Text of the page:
Rumelhart and McClelland's chapter about learning the past tense created a degree of controversy extraordinary even in the adversarial culture of modern science. It also stimulated a vast amount of research that advanced the understanding of the past tense, inflectional morphology in English and other languages, the nature of linguistic representations, relations between language and other phenomena such as reading and object recognition, the properties of artificial neural networks, and other topics. We examine the impact of the Rumelhart and McClelland (...) model with the benefit of 25 years of hindsight. It is not clear who “won” the debate. It is clear, however, that the core ideas that the model instantiated have been assimilated into many areas in the study of language, changing the focus of research from abstract characterizations of linguistic competence to an emphasis on the role of the statistical structure of language in acquisition and processing. (shrink)
Inflectional morphology has been taken as a paradigmatic example of rule-governed grammatical knowledge (Pinker, 1999). The plausibility of this claim may be related to the fact that it is mainly based on studies of English, which has a very simple inflectional system. We examined the representation of inflectional morphology in Serbian, which encodes number, gender, and case for nouns. Linguists standardly characterize this system as a complex set of rules, with disagreements about their exact form. We present analyses of a (...) large corpus of nouns which showed that, as in English, Serbian inflectional morphology is quasiregular: It exhibits numerous partial regularities creating neighborhoods that vary in size and consistency. We then asked whether a simple connectionist network could encode this statistical information in a manner that also supported generalization. A network trained on 3,244 Serbian nouns learned to produce correctly inflected phonological forms from a specification of a word's lemma, gender, number, and case, and generalized to untrained cases. The model's performance was sensitive to variables that also influence human performance, including surface and lemma frequency. It was also influenced by inflectional neighborhood size, a novel measure of the consistency of meaning to form mapping. A word-naming experiment with native Serbian speakers showed that this measure also affects human performance. The results suggest that, as in English, generating correctly inflected forms involves satisfying a small number of simultaneous probabilistic constraints relating form and meaning. Thus, common computational mechanisms may govern the representation and use of inflectional information across typologically diverse languages. (shrink)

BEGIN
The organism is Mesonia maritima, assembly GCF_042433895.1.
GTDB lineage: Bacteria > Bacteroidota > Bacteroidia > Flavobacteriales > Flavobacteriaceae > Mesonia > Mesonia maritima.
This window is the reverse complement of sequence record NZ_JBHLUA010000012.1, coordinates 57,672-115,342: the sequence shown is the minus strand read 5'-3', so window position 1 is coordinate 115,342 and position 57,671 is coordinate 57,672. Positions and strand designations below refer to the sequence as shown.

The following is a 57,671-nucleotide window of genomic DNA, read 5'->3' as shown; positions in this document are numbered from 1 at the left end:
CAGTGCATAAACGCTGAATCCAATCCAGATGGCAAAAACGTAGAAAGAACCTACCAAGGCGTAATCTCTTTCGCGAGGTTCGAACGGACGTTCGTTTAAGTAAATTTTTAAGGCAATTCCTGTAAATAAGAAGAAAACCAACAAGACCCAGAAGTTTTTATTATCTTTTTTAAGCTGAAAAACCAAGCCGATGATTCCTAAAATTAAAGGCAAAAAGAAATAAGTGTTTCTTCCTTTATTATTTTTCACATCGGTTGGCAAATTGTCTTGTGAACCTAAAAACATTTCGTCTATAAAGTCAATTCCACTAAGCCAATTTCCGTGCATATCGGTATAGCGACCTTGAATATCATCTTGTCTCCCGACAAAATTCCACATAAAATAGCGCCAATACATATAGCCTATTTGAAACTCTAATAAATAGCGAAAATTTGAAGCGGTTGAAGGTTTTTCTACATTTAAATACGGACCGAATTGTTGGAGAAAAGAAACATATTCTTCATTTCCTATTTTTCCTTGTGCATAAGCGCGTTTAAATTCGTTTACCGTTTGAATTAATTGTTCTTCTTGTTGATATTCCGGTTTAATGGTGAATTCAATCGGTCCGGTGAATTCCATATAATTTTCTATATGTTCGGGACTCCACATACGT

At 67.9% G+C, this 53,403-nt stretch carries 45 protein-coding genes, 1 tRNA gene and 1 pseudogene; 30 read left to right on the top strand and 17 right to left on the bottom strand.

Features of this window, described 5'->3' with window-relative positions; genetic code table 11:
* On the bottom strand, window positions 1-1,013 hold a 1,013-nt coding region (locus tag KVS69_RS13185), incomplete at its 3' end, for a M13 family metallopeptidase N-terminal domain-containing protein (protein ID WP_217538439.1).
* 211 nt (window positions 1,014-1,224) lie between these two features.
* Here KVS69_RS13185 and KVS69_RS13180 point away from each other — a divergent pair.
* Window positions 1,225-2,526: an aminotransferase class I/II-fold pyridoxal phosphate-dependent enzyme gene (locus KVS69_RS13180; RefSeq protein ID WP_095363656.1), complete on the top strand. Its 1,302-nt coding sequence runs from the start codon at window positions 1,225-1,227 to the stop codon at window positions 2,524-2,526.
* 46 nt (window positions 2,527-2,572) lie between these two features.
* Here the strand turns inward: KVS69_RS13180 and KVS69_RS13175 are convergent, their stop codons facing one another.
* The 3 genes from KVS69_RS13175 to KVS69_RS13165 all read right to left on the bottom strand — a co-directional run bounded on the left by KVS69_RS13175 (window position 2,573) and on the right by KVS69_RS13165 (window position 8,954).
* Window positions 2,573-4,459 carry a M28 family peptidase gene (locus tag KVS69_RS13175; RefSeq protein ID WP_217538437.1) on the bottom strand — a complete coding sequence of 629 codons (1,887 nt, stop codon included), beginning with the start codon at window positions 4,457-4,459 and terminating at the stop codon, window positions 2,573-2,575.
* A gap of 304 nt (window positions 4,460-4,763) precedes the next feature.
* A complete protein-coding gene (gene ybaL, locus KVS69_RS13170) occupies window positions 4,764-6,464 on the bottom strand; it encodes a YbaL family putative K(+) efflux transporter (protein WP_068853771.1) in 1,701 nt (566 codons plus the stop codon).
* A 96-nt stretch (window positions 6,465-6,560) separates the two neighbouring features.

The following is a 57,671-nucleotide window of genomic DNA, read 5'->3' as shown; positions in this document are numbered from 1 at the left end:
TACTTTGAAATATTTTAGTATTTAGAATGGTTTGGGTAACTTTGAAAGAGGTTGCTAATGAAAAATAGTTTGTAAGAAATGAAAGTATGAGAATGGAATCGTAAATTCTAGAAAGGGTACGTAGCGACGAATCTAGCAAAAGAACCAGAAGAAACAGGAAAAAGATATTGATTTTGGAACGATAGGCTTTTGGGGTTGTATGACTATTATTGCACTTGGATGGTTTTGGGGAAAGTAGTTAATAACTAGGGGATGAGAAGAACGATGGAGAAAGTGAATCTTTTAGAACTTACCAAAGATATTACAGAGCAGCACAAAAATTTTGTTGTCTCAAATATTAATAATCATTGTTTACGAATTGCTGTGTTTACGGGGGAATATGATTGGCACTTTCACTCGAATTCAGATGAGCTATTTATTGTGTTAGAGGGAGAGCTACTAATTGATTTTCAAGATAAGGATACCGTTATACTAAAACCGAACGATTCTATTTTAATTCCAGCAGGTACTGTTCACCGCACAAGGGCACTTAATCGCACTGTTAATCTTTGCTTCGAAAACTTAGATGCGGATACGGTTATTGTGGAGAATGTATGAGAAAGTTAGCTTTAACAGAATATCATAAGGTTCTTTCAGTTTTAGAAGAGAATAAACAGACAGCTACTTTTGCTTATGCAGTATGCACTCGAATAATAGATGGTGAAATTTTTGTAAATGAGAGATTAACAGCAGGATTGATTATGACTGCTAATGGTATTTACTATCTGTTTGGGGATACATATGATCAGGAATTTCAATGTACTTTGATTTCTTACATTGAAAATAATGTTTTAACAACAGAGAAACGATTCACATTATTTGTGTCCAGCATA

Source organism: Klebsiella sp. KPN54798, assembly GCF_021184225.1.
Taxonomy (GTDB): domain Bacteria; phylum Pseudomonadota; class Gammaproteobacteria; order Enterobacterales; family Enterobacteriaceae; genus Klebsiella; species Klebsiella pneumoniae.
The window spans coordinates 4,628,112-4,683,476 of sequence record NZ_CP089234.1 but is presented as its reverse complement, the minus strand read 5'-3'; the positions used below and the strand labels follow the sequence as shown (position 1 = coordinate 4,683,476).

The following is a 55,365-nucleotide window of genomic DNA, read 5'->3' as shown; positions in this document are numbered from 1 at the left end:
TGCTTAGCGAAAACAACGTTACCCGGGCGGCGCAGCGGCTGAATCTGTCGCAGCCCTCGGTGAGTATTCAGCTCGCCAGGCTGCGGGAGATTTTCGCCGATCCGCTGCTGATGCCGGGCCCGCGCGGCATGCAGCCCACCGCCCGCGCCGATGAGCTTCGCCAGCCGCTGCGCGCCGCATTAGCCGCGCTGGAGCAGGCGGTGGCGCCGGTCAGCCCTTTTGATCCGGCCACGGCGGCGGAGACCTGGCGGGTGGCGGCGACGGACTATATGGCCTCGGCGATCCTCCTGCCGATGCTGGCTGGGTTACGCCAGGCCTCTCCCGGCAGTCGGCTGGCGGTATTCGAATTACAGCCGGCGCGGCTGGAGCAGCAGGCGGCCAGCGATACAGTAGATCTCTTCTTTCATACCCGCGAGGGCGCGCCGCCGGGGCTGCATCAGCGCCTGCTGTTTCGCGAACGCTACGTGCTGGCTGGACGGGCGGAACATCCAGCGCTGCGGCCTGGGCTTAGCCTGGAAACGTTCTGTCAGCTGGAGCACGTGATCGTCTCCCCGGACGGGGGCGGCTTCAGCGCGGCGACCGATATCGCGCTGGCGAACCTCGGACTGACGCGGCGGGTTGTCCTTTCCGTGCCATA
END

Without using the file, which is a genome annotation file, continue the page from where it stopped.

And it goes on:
Languages and writing systems result from satisfying multiple constraints related to learning, comprehension, production, and their biological bases. Orthographies are not optimal because these constraints often conflict, with further deviations due to accidents of history and geography. Things tend to even out because writing systems and the languages they represent exhibit systematic trade-offs between orthographic depth and morphological complexity.
We distinguish between literal and metaphorical applications of Bayesian models. When intended literally, an isomorphism exists between the elements of representation assumed by the rational analysis and the mechanism that implements the computation. Thus, observation of the implementation can externally validate assumptions underlying the rational analysis. In other applications, no such isomorphism exists, so it is not clear how the assumptions that allow a Bayesian model to fit data can be independently validated.